Gouin v. Boston Harbor Cruises, Inc. et al
Judge Nathaniel M. Gorton: ENDORSED ORDER entered. MEMORANDUM AND ORDER. In accordance with the foregoing, defendant's motion for partial summary judgment (Docket No. 70) is DENIED and defendant's motion to strike (Docket No. 78) is DENIED AS MOOT.So ordered.(Franklin, Yvonne)
United States District Court
District of Massachusetts
Nolan Associates, LLC d/b/a
Boston Harbor Cruises,
Civil Action No.
MEMORANDUM & ORDER
This case arises out of an accident that occurred in Boston
Harbor when M/V CODZILLA allegedly hit the wake of a passing
vessel causing a passenger, plaintiff Kathryn Gouin (“plaintiff”
or “Gouin”), to injure her back.
Plaintiff alleges, pursuant to
general maritime law, that defendant Nolan Associates, LLC d/b/a
Boston Harbor Cruises (“defendant” or “BHC”) was negligent in
operating the vessel and failing to warn passengers of the risk
Pending before the Court are defendant’s motions for
partial summary judgment and to strike.
follow, those motions will be denied.
For the reasons that
On or about August 3, 2014, Kathryn Gouin boarded M/V
CODZILLA (“the vessel”), a 65-foot vessel owned and operated by
Nolan Associates, LLC, for a cruise in the Boston Harbor.
some point during the excursion, the vessel hit either a rogue
wave or the wake of a passing vessel.
Gouin alleges that the
turbulence threw her into the air and that when she fell back
into her seat she sustained serious injuries, including a
compression fracture of her L2 vertebrae.
In March, 2016, Gouin filed a complaint against Nolan
Associates, LLC and Boston Harbor Cruises, Inc.
She amended her
complaint in May, 2016, and dismissed Boston Harbor Cruises,
Inc. upon discovering that it had been dissolved in or about
The amended complaint alleges two counts against Nolan
Associates, LLC, now doing business as Boston Harbor Cruises:
negligence (Count I) and gross negligence (Count II).
Defendant’s motion for partial summary judgment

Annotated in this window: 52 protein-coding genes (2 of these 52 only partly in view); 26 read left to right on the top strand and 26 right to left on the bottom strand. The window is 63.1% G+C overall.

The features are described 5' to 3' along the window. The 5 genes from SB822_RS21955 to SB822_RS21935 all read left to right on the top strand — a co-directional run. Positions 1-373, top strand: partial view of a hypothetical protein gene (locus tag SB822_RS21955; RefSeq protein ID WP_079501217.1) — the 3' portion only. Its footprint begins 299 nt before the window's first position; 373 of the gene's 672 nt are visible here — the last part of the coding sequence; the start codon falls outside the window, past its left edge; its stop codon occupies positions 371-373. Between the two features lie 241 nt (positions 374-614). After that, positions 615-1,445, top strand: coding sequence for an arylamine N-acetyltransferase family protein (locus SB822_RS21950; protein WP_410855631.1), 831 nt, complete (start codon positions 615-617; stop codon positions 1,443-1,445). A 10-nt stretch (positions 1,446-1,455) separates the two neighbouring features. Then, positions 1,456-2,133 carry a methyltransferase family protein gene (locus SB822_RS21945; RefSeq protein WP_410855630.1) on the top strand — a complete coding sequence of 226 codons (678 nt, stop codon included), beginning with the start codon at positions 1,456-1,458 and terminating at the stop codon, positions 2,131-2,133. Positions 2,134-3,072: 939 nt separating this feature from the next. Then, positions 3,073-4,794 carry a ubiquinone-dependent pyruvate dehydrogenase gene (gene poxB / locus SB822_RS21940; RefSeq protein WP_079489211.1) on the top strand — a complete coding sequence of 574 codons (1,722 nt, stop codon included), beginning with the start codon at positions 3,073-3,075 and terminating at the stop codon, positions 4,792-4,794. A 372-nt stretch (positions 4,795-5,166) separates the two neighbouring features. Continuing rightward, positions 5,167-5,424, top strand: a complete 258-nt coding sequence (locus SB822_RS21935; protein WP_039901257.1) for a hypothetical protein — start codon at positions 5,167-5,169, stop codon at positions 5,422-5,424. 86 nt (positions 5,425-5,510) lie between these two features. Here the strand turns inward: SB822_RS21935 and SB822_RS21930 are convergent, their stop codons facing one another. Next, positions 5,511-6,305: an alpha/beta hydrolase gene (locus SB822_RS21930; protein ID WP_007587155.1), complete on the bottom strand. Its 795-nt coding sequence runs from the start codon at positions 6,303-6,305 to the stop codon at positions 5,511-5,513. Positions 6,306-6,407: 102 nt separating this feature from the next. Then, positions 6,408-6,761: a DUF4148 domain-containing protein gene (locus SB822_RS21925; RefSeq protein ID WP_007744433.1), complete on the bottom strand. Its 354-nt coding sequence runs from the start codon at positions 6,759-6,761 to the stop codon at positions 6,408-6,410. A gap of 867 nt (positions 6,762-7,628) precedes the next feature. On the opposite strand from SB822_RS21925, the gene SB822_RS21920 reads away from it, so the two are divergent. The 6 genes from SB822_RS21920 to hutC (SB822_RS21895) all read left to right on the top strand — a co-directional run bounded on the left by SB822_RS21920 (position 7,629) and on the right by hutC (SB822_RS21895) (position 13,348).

The role of summary judgment is “to pierce the pleadings
and to assess the proof in order to see whether there is a
genuine need for trial.” Mesnick v. Gen. Elec. Co., 950 F.2d
816, 822 (1st Cir. 1991).
The burden is on the moving party to
show, through the pleadings, discovery and affidavits, “that
there is no genuine dispute as to any material fact and that the
movant is entitled to judgment as a matter of law.” Fed. R. Civ.
A fact is material if it “might affect the outcome of
the suit under the governing law.” Anderson v. Liberty Lobby,
Inc., 477 U.S. 242, 248 (1986).
A genuine issue of material
fact exists where the evidence with respect to the fact in
dispute “is such that a reasonable jury could return a verdict
for the nonmoving party.” Id.
If the moving party has satisfied its burden, the burden
shifts to the non-moving party to set forth specific facts
showing that there is a genuine, triable issue. Celotex Corp. v.
Catrett, 477 U.S. 317, 324 (1986).
The Court must view the
entire record in the light most favorable to the non-moving
party and indulge all reasonable inferences in that party's
favor. O'Connor v. Steeves, 994 F.2d 905, 907 (1st Cir. 1993).
Summary judgment is appropriate if, after viewing the record in
the non-moving party's favor, the Court determines that no
genuine issue of material fact exists and that the moving party
is entitled to judgment as a matter of law.
Boston Harbor Cruises submits that Exxon Shipping Co. v.
Baker, 554 U.S. 471 (2008), created a per se rule that punitive
damages in maritime tort cases may not exceed compensatory
Accordingly, defendant asks this Court to enter